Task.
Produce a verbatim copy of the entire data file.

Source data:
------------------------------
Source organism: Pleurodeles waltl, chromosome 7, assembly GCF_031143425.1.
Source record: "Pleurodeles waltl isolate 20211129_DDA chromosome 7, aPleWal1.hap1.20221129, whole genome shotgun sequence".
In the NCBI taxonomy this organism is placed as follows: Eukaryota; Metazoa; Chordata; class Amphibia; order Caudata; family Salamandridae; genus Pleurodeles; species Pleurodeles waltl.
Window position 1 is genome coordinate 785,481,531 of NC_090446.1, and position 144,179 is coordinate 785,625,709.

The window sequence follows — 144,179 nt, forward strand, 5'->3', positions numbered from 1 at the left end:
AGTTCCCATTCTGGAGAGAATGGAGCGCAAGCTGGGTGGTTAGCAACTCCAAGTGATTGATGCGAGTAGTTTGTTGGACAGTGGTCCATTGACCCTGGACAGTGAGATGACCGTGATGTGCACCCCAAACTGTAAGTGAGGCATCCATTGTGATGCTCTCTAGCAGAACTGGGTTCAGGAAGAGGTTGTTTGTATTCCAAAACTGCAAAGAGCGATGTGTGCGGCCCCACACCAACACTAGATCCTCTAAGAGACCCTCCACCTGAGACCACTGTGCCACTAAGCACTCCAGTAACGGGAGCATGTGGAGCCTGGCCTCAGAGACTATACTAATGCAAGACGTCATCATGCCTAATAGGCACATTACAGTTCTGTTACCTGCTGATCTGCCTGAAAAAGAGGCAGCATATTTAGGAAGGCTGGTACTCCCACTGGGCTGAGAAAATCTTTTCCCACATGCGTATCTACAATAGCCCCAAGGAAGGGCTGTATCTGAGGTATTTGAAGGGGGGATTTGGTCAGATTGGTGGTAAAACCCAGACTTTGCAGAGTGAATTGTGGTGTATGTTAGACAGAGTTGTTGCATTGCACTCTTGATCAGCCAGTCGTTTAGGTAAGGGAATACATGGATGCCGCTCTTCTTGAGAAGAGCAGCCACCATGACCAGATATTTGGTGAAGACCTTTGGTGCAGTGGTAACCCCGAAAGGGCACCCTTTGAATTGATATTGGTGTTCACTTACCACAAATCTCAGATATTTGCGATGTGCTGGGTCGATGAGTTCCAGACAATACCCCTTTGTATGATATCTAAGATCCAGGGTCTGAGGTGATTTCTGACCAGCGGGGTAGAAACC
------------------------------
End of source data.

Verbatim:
Source organism: Pleurodeles waltl, chromosome 7, assembly GCF_031143425.1.
Source record: "Pleurodeles waltl isolate 20211129_DDA chromosome 7, aPleWal1.hap1.20221129, whole genome shotgun sequence".
In the NCBI taxonomy this organism is placed as follows: Eukaryota; Metazoa; Chordata; class Amphibia; order Caudata; family Salamandridae; genus Pleurodeles; species Pleurodeles waltl.
Window position 1 is genome coordinate 785,481,531 of NC_090446.1, and position 144,179 is coordinate 785,625,709.

The window sequence follows — 144,179 nt, forward strand, 5'->3', positions numbered from 1 at the left end:
AGTTCCCATTCTGGAGAGAATGGAGCGCAAGCTGGGTGGTTAGCAACTCCAAGTGATTGATGCGAGTAGTTTGTTGGACAGTGGTCCATTGACCCTGGACAGTGAGATGACCGTGATGTGCACCCCAAACTGTAAGTGAGGCATCCATTGTGATGCTCTCTAGCAGAACTGGGTTCAGGAAGAGGTTGTTTGTATTCCAAAACTGCAAAGAGCGATGTGTGCGGCCCCACACCAACACTAGATCCTCTAAGAGACCCTCCACCTGAGACCACTGTGCCACTAAGCACTCCAGTAACGGGAGCATGTGGAGCCTGGCCTCAGAGACTATACTAATGCAAGACGTCATCATGCCTAATAGGCACATTACAGTTCTGTTACCTGCTGATCTGCCTGAAAAAGAGGCAGCATATTTAGGAAGGCTGGTACTCCCACTGGGCTGAGAAAATCTTTTCCCACATGCGTATCTACAATAGCCCCAAGGAAGGGCTGTATCTGAGGTATTTGAAGGGGGGATTTGGTCAGATTGGTGGTAAAACCCAGACTTTGCAGAGTGAATTGTGGTGTATGTTAGACAGAGTTGTTGCATTGCACTCTTGATCAGCCAGTCGTTTAGGTAAGGGAATACATGGATGCCGCTCTTCTTGAGAAGAGCAGCCACCATGACCAGATATTTGGTGAAGACCTTTGGTGCAGTGGTAACCCCGAAAGGGCACCCTTTGAATTGATATTGGTGTTCACTTACCACAAATCTCAGATATTTGCGATGTGCTGGGTCGATGAGTTCCAGACAATACCCCTTTGTATGATATCTAAGATCCAGGGTCTGAGGTGATTTCTGACCAGCGGGGTAGAAACC